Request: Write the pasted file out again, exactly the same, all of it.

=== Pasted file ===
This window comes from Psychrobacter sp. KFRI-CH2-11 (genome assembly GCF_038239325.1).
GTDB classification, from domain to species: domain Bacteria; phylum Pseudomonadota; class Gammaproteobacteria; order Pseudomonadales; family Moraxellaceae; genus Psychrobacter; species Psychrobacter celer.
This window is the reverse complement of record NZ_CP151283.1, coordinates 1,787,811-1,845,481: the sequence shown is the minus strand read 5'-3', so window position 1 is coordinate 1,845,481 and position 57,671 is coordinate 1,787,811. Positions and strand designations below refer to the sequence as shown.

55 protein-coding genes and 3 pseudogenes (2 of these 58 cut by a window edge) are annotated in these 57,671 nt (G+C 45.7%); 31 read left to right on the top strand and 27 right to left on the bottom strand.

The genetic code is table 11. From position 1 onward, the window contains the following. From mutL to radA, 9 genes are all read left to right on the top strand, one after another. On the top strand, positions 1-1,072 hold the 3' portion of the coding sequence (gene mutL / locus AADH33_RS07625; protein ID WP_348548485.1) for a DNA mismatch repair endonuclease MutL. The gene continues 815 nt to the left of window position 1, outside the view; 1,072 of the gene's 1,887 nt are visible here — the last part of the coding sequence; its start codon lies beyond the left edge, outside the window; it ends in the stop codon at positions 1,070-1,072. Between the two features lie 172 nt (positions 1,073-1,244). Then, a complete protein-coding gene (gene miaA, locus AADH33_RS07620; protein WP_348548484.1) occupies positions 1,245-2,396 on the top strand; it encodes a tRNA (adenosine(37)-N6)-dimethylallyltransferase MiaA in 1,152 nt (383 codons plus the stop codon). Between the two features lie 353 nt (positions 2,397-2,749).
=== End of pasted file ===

This window comes from Psychrobacter sp. KFRI-CH2-11 (genome assembly GCF_038239325.1).
GTDB classification, from domain to species: domain Bacteria; phylum Pseudomonadota; class Gammaproteobacteria; order Pseudomonadales; family Moraxellaceae; genus Psychrobacter; species Psychrobacter celer.
This window is the reverse complement of record NZ_CP151283.1, coordinates 1,787,811-1,845,481: the sequence shown is the minus strand read 5'-3', so window position 1 is coordinate 1,845,481 and position 57,671 is coordinate 1,787,811. Positions and strand designations below refer to the sequence as shown.

55 protein-coding genes and 3 pseudogenes (2 of these 58 cut by a window edge) are annotated in these 57,671 nt (G+C 45.7%); 31 read left to right on the top strand and 27 right to left on the bottom strand.

The genetic code is table 11. From position 1 onward, the window contains the following. From mutL to radA, 9 genes are all read left to right on the top strand, one after another. On the top strand, positions 1-1,072 hold the 3' portion of the coding sequence (gene mutL / locus AADH33_RS07625; protein ID WP_348548485.1) for a DNA mismatch repair endonuclease MutL. The gene continues 815 nt to the left of window position 1, outside the view; 1,072 of the gene's 1,887 nt are visible here — the last part of the coding sequence; its start codon lies beyond the left edge, outside the window; it ends in the stop codon at positions 1,070-1,072. Between the two features lie 172 nt (positions 1,073-1,244). Then, a complete protein-coding gene (gene miaA, locus AADH33_RS07620; protein WP_348548484.1) occupies positions 1,245-2,396 on the top strand; it encodes a tRNA (adenosine(37)-N6)-dimethylallyltransferase MiaA in 1,152 nt (383 codons plus the stop codon). Between the two features lie 353 nt (positions 2,397-2,749).